By analysing DNA extracted from the petrous bones of skulls of ancient Europeans, scientists have identified that these peoples remained intolerant to lactose (natural sugar in the milk of mammals) ... more
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Those who rest their brain and reflect learn better
All work and no play makes the brain a dull toy. At least that's what new science out of the University of Texas suggests. Learning happens best, researchers say, when the brain is allowed to rest and given time for reflection. ... more
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Autism autism evolved recently in human history
Human geneticists have discovered that a region of the genome associated with autism contains genetic variation that evolved in the last 250,000 years, after the divergence of humans from ancient ho ... more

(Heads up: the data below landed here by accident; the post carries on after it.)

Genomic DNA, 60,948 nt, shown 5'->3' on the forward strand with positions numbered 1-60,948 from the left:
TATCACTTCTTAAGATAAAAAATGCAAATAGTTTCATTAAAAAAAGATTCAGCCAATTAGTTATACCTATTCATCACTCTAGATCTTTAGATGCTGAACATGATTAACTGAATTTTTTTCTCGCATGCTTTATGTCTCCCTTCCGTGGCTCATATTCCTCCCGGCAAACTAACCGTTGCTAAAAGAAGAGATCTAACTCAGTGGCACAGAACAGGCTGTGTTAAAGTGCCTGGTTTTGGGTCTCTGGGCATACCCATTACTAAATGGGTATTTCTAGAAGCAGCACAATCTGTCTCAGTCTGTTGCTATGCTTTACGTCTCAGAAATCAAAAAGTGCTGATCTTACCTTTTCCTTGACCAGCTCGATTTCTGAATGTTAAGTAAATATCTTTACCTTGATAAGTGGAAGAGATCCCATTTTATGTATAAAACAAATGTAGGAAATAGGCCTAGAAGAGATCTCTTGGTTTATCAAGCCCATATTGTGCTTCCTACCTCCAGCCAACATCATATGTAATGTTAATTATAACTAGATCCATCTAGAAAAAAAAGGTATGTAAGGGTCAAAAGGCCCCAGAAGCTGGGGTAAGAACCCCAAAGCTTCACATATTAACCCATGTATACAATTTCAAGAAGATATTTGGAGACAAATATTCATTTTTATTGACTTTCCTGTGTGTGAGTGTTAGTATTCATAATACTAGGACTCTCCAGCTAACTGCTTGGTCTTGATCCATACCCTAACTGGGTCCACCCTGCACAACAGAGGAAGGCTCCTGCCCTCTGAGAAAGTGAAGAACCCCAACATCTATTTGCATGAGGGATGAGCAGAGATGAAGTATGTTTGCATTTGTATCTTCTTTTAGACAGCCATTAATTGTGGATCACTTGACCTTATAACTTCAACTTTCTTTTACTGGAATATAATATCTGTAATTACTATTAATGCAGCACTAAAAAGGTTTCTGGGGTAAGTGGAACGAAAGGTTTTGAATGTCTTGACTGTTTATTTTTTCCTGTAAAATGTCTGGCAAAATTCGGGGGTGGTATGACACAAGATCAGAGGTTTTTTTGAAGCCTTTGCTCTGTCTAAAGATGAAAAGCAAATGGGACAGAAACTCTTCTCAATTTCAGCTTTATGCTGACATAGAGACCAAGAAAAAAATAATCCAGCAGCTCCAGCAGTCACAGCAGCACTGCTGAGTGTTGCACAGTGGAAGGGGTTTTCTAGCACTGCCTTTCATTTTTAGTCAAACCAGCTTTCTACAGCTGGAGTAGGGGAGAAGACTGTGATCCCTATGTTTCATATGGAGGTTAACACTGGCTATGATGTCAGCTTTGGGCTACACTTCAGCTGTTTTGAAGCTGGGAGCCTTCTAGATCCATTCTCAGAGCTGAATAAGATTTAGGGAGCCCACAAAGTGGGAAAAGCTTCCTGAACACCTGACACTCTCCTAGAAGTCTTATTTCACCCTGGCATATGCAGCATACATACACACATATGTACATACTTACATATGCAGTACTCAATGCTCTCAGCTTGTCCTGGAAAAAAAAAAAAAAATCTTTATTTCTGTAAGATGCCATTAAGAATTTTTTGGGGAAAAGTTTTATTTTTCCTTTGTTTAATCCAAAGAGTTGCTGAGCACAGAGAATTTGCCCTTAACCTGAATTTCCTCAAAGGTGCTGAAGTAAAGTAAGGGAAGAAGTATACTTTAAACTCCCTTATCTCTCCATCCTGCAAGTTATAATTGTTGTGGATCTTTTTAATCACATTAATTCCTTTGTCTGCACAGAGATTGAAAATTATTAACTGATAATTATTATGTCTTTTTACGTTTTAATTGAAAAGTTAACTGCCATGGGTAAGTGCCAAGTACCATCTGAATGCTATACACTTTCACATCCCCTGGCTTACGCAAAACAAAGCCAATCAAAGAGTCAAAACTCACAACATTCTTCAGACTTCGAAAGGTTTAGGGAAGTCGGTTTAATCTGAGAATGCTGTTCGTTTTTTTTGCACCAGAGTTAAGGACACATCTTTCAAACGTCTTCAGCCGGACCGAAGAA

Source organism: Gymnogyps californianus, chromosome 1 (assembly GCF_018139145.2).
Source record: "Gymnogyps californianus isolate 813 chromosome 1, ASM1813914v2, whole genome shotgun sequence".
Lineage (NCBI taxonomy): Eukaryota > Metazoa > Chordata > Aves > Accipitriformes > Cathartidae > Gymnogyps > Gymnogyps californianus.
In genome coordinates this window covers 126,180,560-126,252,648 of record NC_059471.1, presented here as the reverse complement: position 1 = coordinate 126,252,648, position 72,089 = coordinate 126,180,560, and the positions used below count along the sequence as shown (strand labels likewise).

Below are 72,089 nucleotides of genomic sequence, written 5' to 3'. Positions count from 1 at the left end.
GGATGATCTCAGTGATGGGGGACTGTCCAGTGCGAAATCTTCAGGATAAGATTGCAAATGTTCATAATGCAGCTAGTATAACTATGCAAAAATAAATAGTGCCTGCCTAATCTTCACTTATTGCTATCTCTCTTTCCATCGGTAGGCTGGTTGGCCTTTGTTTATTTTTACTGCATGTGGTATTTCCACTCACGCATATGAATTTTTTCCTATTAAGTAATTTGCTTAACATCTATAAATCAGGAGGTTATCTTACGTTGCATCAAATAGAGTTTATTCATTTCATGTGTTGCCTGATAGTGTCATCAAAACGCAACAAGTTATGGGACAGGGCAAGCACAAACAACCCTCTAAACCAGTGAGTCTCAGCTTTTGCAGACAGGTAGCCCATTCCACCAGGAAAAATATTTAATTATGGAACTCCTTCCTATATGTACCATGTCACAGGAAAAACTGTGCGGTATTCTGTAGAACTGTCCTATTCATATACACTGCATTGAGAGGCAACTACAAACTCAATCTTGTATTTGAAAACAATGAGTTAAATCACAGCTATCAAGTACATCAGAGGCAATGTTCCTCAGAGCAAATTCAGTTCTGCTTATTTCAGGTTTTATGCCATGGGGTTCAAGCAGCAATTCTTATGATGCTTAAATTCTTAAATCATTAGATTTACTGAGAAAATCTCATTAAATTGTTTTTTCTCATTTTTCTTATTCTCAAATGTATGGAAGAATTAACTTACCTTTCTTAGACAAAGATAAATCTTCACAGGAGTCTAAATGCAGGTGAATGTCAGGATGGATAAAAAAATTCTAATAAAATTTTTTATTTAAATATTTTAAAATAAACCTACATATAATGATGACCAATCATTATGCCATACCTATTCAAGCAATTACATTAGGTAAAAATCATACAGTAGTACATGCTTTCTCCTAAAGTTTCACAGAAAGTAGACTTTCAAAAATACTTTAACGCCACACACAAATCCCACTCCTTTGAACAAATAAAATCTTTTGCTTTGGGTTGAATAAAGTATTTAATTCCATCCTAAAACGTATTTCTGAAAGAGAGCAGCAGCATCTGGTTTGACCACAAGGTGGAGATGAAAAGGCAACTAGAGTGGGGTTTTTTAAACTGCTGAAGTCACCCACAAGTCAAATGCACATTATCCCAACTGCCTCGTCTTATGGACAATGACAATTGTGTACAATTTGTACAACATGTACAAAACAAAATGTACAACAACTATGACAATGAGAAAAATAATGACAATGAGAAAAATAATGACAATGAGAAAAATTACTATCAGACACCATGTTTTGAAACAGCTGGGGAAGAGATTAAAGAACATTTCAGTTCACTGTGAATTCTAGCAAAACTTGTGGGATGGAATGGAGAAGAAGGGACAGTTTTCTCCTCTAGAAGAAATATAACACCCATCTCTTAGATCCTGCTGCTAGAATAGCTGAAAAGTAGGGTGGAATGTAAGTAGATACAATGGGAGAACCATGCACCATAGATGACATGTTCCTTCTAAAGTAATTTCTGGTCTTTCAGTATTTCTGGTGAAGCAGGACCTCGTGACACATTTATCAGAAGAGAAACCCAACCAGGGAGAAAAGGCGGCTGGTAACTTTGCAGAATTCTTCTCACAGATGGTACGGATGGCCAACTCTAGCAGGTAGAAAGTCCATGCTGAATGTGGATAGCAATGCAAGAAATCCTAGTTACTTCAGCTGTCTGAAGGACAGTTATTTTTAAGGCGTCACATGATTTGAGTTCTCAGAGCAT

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Graphene sensors provide insights into brain structure and function
Understanding the anatomical structure and function of the brain is a longstanding goal in neuroscience and a top priority of President Obama's brain initiative. Electrical monitoring and stimulatio ... more
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Cadavers beat computers for learning anatomy
Despite the growing popularity of using computer simulation to help teach college anatomy, students learn much better through the traditional use of human cadavers, according to new research that ha ... more
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Treasure trove of ancient genomes helps recalibrate the human evolutionary clock
Just like adjusting a watch, the key to accurately telling evolutionary time is based upon periodically calibrating against a gold standard. Scientists have long used DNA data to develop molec ... more